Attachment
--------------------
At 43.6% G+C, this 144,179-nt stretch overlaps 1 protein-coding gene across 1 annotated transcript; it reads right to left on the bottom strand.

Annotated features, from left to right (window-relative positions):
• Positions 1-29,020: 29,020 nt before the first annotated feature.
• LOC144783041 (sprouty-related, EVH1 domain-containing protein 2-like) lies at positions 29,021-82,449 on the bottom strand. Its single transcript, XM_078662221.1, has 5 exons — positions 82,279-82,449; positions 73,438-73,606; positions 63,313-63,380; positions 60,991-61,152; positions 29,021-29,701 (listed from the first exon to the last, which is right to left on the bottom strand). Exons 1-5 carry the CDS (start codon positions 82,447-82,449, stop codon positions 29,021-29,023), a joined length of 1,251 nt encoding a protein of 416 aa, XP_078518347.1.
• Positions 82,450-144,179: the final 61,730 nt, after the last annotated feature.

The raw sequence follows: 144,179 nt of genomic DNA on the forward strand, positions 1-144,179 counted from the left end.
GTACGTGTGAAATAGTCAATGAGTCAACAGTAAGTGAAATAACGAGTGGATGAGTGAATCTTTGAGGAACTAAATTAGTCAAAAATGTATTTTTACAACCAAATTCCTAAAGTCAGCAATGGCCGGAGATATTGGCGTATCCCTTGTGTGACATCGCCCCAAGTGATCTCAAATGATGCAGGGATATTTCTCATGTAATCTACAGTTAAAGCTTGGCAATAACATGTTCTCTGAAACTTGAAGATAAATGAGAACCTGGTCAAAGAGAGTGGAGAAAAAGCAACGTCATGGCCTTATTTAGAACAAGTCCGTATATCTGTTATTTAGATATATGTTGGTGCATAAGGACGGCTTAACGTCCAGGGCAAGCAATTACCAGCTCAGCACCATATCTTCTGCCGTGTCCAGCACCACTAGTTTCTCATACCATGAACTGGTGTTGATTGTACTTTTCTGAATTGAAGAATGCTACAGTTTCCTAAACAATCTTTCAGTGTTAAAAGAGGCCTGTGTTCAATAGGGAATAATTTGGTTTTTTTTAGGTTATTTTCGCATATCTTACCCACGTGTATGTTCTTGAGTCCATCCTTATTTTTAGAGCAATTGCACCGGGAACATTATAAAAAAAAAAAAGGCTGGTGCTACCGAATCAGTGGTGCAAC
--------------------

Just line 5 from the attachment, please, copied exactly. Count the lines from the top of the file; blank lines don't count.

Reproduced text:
• Positions 82,450-144,179: the final 61,730 nt, after the last annotated feature.